The Zimbabwe Parks and Wildlife Management Authority (Zimparks) and the International Fund for Animal Welfare (IFAW) have signed a Memorandum of Understanding to enhance wildlife conservation in key protected areas in Zimbabwe such as Hwange National Park and others. The programme will run for a year with a possibility of an extension.
Zimparks Spokesperson, Tinashe Farawo, says IFAW will mobilise about US$1 million for conservation projects such as enhancement of law enforcement capacity to protect wildlife populations from poaching and wildlife trafficking, as well as working with communities to prevent human-wildlife conflict.
Farawo says the fund will also be used to look after the wildlife; for purchasing and fuelling patrol vehicles; training staff (including rangers); and buying critical equipment such as radio communication, camping equipment and uniforms for rangers.
Amalinda Safari Collection CEO, Sharon Stead, says: “It’s a welcome relief that the US$1 million will be used to aid anti-poaching units and law enforcement. The human wildlife conflict aspect is a very real issue and the communities deserve some reprieve from loss of livestock by predators, and crops mainly by elephants. We as stakeholders and photographic safari operators are doing as much as we can but our resources do not match this bracket. National Park scouts…need proper wages, uniforms, and fuel and field vehicles to conduct follow-ups. Communities need intense training and support on major decisions likely to have a considerable impact on local animal rights, welfare and presenting opportunities for law reform.”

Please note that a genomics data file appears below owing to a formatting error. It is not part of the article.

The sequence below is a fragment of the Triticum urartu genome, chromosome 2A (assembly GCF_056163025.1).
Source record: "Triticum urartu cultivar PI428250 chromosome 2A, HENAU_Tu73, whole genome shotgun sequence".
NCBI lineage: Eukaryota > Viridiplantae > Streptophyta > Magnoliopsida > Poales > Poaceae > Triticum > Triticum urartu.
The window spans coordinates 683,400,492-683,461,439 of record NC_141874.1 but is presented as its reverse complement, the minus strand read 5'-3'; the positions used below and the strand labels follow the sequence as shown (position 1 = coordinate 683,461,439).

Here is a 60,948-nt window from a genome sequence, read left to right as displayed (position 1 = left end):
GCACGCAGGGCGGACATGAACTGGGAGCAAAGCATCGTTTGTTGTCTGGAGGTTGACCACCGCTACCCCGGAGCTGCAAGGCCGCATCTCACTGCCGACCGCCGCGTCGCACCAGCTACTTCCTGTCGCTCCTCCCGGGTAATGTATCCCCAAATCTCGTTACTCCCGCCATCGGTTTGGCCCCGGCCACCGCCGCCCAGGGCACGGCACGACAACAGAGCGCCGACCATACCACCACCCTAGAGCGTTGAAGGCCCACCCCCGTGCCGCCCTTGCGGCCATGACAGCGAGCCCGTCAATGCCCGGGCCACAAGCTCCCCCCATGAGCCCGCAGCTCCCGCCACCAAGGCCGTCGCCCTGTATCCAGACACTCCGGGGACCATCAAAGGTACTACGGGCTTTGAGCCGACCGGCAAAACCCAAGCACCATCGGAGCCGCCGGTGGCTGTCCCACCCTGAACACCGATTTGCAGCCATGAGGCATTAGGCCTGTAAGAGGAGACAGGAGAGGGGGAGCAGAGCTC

Hwange is the largest national park in Zimbabwe and is home to 400 different species of birds and 107 types of mammals. Located just an hour south of the Victoria Falls, and three and half hours from Bulawayo, the park is easily accessible from both Victoria Falls and Joshua Mqabuko Nkomo (Bulawayo) International Airports.